Williams, a New-York-City-based artist, is one of nine artists in I-Park’s seventh Site-Responsive Art Biennale who spent three weeks on the program’s 450-acre campus “creating ephemeral artworks that respond to the property’s natural and built environments,” according to the program notes. The artists’ works can “take the form of environmental sculptures, videos, aural experiences or performance pieces.”
At the beginning of Williams’ sound walk, participants were asked to choose a stick from a number of precut tree branches, mostly about five or six feet in length. These branches were used as “limbs,” extensions of the human body, to explore holes and fissures in the path, as well as rocks and lichen.
After the band of sound walkers set off along a path, Williams stopped the group at a field and played a recording she had made while camping onsite of an owl hooting.
“Think of how the owl moves so quietly throughout the night and what it disturbs and what it accentuates, think of the different way our breath moves and accentuates as well, think of the spores and the seeds that we never see that we move,” she said.
She asked the group to face the field and to lift up their shoulders and think about them as wings, with the limb as an extension of sorts.
“Think about how they feel in the air and what you can move and what you can share and extend,” she said. “If you have a limb, an extra limb with you, please raise your limb in any way that you like, and think of your shoulders and your extra limb, think of the breeze going through your shoulders and your extra limb.”
Dressed in a white hazmat-type suit embellished with bright neon stripes made from tape, Williams carried a roll of black wire on one shoulder, like a techie epaulet, and a small speaker and projector connected to her mobile phone in a pouch around her waist. On her head was a wide “hat,” made from a piece of flat white painted cardboard with a space cut out for the top of her head, and long neon green streamers attached at each end that trailed behind her when she walked.
As the group proceeded down the path, Williams removed her hat and projected a tiny video of a fox she had recorded at night, letting the walkers experience the sight and sound as they hiked past.
She asked everyone with “an extra limb” to use it to touch the rocks, holes and lichen along the path, as a way to experience the site.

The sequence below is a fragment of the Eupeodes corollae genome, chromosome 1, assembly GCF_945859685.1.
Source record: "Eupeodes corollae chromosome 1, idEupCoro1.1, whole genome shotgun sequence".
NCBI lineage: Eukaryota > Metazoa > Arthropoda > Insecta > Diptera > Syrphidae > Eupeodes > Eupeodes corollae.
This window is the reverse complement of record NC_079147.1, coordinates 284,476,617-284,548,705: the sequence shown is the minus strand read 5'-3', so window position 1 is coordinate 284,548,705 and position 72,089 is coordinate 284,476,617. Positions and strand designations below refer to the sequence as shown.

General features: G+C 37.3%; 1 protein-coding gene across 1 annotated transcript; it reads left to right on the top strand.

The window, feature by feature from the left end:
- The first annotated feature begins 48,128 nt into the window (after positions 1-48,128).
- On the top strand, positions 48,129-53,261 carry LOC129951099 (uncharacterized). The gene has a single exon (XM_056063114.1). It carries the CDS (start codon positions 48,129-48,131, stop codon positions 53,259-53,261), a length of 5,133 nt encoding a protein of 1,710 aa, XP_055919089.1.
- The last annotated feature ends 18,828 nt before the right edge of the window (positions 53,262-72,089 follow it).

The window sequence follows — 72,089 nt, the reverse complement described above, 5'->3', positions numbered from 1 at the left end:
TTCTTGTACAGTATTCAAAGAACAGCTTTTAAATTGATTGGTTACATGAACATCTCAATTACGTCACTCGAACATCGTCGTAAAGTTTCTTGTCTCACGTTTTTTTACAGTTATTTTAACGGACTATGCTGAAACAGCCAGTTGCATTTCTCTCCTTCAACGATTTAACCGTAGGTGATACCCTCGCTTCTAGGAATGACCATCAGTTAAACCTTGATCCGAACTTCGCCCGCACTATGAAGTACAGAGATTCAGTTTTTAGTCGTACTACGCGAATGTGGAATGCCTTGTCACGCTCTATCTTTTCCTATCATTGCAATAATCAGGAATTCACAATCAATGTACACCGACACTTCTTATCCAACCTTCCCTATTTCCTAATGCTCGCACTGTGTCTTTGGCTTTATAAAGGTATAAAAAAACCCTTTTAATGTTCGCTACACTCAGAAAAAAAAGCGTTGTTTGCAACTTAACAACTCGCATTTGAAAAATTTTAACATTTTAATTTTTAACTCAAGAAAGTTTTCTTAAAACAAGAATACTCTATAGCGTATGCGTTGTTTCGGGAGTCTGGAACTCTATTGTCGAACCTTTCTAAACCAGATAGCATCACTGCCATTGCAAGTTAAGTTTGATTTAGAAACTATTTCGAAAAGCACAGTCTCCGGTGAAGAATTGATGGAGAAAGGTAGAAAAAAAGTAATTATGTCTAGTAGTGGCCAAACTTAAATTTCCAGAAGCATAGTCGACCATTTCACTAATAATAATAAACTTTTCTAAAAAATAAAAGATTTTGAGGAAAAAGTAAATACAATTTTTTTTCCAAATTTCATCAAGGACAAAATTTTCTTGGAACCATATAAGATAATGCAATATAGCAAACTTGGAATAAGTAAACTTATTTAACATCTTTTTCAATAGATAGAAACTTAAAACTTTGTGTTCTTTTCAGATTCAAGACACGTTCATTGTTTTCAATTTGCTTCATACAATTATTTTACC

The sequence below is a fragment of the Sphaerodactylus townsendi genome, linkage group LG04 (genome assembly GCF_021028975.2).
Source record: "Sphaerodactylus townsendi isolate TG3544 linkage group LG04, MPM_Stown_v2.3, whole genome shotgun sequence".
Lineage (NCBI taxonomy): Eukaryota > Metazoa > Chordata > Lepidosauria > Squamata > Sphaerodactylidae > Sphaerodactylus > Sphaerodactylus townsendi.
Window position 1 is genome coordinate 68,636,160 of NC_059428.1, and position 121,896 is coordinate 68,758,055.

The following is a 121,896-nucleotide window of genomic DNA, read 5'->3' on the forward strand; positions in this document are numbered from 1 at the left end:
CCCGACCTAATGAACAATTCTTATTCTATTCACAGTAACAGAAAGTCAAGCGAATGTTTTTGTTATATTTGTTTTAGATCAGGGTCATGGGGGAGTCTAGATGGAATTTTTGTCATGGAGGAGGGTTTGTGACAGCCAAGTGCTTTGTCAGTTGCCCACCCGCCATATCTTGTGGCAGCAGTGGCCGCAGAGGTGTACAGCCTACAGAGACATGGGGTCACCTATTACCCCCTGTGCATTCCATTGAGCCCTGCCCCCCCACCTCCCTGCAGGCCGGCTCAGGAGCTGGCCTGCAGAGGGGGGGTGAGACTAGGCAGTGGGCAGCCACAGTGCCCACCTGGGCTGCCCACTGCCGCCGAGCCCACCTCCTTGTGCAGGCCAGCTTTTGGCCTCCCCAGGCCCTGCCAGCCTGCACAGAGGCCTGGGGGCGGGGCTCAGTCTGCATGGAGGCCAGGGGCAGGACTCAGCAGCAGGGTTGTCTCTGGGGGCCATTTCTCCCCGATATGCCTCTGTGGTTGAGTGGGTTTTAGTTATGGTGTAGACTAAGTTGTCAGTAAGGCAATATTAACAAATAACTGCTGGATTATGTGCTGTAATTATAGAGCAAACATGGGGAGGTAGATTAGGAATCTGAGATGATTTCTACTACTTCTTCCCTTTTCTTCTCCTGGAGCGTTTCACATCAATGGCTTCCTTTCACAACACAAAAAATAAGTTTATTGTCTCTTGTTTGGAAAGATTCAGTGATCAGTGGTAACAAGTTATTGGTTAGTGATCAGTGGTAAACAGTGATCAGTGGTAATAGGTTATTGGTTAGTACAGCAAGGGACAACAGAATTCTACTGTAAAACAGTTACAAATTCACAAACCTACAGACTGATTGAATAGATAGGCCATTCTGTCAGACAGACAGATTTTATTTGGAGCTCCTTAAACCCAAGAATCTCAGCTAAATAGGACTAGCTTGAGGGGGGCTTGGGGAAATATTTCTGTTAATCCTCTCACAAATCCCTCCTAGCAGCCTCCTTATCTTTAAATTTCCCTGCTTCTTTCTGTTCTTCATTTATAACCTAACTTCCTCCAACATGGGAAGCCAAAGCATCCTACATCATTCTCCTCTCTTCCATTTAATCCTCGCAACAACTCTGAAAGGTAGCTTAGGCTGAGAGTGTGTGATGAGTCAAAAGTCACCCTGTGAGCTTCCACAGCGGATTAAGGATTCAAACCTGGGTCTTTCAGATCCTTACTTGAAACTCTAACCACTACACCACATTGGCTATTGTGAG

Soon the group came upon a field where Williams had created a labyrinth.
“Choose a path and walk to where you can find a white stump,” she instructed. “We’re under a full moon in the middle of the night, it’s an extraordinary full moon.”
Soon the group gathered around a white stump that had holes drilled in it about the size of the limb walking sticks. She asked those who had limbs to share them with those who were without.
“Those who haven’t had an extra limb, think of the limb that they now have and how the previous person used that limb and what that means to them not to have it now,” she said. “And think about whether the bark is smooth and whether there’s holes or fissures or lichen or even insects on your limb.”
Williams invited everyone holding a limb to place it in one of the holes in the stump, which created a kind of tree sculpture. The new tree symbolized connection, she said, and could forge a new identity for everyone who took part.
“If you walked with an extra limb and want to think about if you have a new name, you can say your new name out loud if you do have one, or if you can think of a new name that might incorporate an extended limb,” she told the group. “My new name would be Lichen.”
Of the 20 participants, names like Woody, Meadow, Shaggy, Hiawatha and Tripod emerged.
Then Williams directed the walkers’ attention to the far side of the meadow where a large tree with bare branches reached to the sky, a living reflection of the group’s tree made from limbs.
“Look at the tree in front of us and think about the tree behind us and the juncture of all of us connecting all of us,” she said.
Williams next led the group to a boardwalk that snaked through a marshy area with numerous streams flowing along the ground.
At one point she stepped out of the path and projected a video of mushrooms sporing onto a series of white vertical boards that were set in the marsh.